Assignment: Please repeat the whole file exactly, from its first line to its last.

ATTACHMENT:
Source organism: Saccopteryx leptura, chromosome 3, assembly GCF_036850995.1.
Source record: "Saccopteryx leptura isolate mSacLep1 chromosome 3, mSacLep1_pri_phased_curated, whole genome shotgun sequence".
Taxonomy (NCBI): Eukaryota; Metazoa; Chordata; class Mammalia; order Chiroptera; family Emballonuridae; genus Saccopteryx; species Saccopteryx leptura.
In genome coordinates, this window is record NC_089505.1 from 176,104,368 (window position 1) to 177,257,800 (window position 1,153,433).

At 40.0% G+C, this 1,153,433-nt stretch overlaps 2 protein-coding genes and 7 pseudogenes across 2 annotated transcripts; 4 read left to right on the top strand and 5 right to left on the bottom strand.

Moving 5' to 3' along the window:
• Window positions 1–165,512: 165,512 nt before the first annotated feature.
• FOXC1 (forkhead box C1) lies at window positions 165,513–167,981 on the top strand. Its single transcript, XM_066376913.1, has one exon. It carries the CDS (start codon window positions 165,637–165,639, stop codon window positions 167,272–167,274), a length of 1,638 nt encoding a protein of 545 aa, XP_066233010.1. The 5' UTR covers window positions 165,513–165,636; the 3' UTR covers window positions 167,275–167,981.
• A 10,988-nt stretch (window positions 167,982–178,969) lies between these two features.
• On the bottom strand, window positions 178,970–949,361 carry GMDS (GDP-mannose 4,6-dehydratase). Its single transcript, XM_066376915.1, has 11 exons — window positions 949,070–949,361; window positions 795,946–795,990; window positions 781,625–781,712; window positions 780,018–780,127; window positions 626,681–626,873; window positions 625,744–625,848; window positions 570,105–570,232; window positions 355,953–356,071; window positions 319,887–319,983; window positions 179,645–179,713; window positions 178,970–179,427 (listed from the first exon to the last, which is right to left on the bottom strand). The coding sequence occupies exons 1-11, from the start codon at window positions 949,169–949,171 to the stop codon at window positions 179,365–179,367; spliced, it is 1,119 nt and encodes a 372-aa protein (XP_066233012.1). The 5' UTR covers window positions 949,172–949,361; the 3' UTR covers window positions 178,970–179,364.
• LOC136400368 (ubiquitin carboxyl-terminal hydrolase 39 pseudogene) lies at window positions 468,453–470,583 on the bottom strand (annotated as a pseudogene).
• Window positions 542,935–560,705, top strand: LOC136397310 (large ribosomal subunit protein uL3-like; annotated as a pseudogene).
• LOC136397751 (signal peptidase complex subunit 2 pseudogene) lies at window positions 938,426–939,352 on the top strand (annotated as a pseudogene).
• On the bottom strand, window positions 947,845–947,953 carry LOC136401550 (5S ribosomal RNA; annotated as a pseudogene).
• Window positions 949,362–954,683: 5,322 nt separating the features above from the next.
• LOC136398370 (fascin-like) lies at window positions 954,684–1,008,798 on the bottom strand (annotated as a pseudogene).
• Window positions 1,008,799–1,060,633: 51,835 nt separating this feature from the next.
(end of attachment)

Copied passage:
Source organism: Saccopteryx leptura, chromosome 3, assembly GCF_036850995.1.
Source record: "Saccopteryx leptura isolate mSacLep1 chromosome 3, mSacLep1_pri_phased_curated, whole genome shotgun sequence".
Taxonomy (NCBI): Eukaryota; Metazoa; Chordata; class Mammalia; order Chiroptera; family Emballonuridae; genus Saccopteryx; species Saccopteryx leptura.
In genome coordinates, this window is record NC_089505.1 from 176,104,368 (window position 1) to 177,257,800 (window position 1,153,433).

At 40.0% G+C, this 1,153,433-nt stretch overlaps 2 protein-coding genes and 7 pseudogenes across 2 annotated transcripts; 4 read left to right on the top strand and 5 right to left on the bottom strand.

Moving 5' to 3' along the window:
• Window positions 1–165,512: 165,512 nt before the first annotated feature.
• FOXC1 (forkhead box C1) lies at window positions 165,513–167,981 on the top strand. Its single transcript, XM_066376913.1, has one exon. It carries the CDS (start codon window positions 165,637–165,639, stop codon window positions 167,272–167,274), a length of 1,638 nt encoding a protein of 545 aa, XP_066233010.1. The 5' UTR covers window positions 165,513–165,636; the 3' UTR covers window positions 167,275–167,981.
• A 10,988-nt stretch (window positions 167,982–178,969) lies between these two features.
• On the bottom strand, window positions 178,970–949,361 carry GMDS (GDP-mannose 4,6-dehydratase). Its single transcript, XM_066376915.1, has 11 exons — window positions 949,070–949,361; window positions 795,946–795,990; window positions 781,625–781,712; window positions 780,018–780,127; window positions 626,681–626,873; window positions 625,744–625,848; window positions 570,105–570,232; window positions 355,953–356,071; window positions 319,887–319,983; window positions 179,645–179,713; window positions 178,970–179,427 (listed from the first exon to the last, which is right to left on the bottom strand). The coding sequence occupies exons 1-11, from the start codon at window positions 949,169–949,171 to the stop codon at window positions 179,365–179,367; spliced, it is 1,119 nt and encodes a 372-aa protein (XP_066233012.1). The 5' UTR covers window positions 949,172–949,361; the 3' UTR covers window positions 178,970–179,364.
• LOC136400368 (ubiquitin carboxyl-terminal hydrolase 39 pseudogene) lies at window positions 468,453–470,583 on the bottom strand (annotated as a pseudogene).
• Window positions 542,935–560,705, top strand: LOC136397310 (large ribosomal subunit protein uL3-like; annotated as a pseudogene).
• LOC136397751 (signal peptidase complex subunit 2 pseudogene) lies at window positions 938,426–939,352 on the top strand (annotated as a pseudogene).
• On the bottom strand, window positions 947,845–947,953 carry LOC136401550 (5S ribosomal RNA; annotated as a pseudogene).
• Window positions 949,362–954,683: 5,322 nt separating the features above from the next.
• LOC136398370 (fascin-like) lies at window positions 954,684–1,008,798 on the bottom strand (annotated as a pseudogene).
• Window positions 1,008,799–1,060,633: 51,835 nt separating this feature from the next.